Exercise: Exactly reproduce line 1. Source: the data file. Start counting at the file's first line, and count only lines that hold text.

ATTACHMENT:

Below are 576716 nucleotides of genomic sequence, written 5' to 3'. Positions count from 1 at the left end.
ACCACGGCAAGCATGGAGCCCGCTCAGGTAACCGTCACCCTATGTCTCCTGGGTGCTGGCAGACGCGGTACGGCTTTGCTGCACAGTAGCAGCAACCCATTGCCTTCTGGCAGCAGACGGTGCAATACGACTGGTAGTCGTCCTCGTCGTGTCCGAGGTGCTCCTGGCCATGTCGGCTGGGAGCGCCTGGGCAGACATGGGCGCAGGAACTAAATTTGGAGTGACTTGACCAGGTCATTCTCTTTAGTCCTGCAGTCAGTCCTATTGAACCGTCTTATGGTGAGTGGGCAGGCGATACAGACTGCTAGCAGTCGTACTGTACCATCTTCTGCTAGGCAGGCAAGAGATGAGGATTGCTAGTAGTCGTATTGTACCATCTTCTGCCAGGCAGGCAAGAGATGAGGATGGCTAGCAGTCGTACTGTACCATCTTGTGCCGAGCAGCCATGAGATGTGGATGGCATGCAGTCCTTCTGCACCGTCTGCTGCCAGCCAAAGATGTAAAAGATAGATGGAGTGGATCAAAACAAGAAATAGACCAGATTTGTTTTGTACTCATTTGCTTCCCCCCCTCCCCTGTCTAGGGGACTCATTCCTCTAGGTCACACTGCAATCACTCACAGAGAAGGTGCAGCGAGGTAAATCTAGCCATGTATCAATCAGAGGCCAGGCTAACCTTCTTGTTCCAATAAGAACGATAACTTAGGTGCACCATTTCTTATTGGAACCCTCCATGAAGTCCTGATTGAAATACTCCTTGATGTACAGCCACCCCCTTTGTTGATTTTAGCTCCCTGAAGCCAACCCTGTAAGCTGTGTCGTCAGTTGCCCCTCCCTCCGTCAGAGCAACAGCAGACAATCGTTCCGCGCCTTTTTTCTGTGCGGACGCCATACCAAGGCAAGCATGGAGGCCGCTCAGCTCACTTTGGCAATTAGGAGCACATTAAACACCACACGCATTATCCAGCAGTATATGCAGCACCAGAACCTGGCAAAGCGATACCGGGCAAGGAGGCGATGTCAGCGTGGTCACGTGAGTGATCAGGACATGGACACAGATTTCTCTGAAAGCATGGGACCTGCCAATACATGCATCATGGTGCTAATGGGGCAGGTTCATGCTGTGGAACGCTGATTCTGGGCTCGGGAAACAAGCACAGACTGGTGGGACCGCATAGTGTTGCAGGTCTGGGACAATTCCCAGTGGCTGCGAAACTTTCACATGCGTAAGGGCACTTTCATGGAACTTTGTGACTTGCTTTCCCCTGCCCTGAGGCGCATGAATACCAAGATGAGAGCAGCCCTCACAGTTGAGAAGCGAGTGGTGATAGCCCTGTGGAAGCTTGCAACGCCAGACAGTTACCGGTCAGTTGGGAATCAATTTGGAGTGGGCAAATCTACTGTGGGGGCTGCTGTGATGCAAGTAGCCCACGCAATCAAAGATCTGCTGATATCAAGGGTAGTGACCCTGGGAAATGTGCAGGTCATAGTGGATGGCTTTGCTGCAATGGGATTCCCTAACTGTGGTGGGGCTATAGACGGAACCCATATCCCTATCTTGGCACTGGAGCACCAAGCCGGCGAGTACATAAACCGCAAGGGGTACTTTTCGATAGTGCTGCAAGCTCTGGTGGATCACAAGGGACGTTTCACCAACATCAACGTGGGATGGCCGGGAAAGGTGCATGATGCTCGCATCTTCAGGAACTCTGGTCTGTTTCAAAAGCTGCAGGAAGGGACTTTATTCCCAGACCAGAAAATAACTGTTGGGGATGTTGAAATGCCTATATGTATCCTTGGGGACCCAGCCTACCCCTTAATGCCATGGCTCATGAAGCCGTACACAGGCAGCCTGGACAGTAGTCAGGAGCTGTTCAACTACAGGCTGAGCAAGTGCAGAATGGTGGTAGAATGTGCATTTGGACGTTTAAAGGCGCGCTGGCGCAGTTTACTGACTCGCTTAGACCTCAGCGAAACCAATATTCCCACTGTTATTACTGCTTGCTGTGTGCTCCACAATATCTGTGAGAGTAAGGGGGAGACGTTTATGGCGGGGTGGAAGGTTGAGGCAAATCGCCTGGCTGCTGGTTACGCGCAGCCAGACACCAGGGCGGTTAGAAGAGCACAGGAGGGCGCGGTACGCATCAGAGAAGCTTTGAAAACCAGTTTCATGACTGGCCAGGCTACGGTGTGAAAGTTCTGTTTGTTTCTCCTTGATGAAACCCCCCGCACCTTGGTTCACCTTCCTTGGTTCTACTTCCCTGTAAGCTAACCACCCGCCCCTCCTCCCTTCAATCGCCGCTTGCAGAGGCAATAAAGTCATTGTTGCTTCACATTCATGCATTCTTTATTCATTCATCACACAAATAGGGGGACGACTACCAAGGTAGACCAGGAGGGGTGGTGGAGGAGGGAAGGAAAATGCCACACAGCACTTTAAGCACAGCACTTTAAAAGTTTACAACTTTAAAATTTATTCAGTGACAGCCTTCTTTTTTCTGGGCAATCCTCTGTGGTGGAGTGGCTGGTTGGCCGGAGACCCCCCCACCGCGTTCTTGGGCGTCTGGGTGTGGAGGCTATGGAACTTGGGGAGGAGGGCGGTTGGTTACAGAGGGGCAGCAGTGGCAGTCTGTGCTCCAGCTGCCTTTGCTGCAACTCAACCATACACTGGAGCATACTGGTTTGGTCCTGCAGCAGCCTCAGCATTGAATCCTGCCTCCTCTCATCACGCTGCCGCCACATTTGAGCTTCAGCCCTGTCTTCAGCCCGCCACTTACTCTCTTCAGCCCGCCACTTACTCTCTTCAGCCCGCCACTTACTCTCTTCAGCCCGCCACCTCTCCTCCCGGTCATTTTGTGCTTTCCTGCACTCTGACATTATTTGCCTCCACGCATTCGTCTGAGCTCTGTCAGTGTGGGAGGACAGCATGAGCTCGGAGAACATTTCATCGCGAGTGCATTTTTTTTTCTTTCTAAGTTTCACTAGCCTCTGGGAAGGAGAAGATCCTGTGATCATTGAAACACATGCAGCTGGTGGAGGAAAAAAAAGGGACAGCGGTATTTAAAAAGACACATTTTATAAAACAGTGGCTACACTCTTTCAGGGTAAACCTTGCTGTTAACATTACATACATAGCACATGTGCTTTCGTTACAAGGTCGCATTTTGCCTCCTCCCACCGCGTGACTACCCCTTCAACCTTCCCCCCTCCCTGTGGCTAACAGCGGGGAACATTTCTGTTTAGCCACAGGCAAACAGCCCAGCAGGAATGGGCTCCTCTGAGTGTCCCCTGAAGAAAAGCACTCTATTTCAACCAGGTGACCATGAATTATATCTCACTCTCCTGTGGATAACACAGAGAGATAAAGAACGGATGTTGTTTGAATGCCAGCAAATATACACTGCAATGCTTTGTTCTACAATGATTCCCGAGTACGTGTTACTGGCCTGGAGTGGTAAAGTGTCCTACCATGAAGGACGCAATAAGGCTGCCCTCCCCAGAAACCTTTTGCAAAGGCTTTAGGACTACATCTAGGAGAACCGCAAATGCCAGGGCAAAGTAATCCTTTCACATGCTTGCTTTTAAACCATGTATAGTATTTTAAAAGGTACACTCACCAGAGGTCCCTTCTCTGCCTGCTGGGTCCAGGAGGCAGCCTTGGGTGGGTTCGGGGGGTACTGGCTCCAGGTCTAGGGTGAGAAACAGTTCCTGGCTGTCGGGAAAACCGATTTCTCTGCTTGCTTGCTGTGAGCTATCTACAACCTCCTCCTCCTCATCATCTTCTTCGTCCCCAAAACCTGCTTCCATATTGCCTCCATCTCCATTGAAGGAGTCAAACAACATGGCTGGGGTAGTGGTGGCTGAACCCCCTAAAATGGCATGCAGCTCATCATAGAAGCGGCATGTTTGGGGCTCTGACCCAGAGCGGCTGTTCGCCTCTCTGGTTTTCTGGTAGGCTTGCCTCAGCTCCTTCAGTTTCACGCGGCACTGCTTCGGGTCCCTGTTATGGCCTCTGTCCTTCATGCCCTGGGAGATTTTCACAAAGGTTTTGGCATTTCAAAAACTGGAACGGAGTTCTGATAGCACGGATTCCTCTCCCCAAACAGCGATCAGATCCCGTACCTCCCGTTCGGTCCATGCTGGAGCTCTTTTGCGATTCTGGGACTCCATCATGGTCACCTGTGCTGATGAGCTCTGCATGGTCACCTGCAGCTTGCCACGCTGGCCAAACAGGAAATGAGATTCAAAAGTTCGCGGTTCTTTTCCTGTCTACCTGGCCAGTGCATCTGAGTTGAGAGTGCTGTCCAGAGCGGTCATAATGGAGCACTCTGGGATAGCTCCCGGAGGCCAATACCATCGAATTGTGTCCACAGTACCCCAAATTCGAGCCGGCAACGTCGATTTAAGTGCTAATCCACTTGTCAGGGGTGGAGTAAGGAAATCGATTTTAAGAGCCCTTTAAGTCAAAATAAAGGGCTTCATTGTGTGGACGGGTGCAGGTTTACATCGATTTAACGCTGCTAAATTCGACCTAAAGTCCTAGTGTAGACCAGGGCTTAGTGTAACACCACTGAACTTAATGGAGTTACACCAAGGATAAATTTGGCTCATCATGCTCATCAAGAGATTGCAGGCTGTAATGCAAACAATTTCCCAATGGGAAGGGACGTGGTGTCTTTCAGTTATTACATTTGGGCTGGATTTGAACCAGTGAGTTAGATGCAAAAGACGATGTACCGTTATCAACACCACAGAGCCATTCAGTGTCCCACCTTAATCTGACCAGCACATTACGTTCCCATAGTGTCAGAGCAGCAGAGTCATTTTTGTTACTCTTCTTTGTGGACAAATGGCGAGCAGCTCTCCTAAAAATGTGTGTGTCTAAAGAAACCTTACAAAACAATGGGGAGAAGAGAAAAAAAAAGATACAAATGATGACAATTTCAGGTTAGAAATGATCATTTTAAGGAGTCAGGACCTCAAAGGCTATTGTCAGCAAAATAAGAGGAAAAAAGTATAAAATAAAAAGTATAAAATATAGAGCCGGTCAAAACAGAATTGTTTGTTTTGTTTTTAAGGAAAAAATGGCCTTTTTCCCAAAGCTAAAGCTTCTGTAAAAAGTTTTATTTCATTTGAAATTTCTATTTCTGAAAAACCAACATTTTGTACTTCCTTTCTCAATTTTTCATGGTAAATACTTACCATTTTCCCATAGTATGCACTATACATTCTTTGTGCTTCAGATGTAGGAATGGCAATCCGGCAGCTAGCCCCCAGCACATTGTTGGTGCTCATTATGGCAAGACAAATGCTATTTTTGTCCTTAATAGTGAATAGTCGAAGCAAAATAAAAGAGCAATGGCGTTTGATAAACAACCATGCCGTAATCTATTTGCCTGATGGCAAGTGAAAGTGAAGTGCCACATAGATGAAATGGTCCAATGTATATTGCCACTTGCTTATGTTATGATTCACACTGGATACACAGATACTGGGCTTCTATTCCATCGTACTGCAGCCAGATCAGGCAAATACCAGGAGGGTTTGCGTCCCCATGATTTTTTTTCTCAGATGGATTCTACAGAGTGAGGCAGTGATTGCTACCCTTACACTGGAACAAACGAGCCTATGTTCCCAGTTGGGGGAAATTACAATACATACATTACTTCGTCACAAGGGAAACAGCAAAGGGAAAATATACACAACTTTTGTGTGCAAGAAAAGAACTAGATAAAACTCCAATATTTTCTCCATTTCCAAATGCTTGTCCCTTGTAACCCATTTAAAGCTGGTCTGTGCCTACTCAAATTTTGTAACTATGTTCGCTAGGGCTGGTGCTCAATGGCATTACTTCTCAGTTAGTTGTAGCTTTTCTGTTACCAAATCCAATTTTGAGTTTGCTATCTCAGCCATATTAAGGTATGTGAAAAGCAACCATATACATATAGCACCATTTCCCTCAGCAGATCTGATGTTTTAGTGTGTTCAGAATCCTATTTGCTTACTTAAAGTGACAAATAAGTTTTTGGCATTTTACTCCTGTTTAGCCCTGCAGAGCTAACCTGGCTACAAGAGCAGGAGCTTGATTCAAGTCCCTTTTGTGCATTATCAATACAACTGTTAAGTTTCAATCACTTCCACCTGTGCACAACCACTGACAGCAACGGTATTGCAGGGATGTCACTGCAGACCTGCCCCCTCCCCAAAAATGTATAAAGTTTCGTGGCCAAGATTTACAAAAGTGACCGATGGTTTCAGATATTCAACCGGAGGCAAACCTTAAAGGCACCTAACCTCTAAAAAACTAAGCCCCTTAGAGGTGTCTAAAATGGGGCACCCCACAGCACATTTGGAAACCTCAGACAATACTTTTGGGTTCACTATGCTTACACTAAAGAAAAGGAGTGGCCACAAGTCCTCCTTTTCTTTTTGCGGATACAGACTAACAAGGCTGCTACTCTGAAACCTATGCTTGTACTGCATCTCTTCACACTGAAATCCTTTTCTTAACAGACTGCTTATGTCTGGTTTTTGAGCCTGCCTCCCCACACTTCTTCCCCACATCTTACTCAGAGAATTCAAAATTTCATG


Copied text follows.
Below are 576716 nucleotides of genomic sequence, written 5' to 3'. Positions count from 1 at the left end.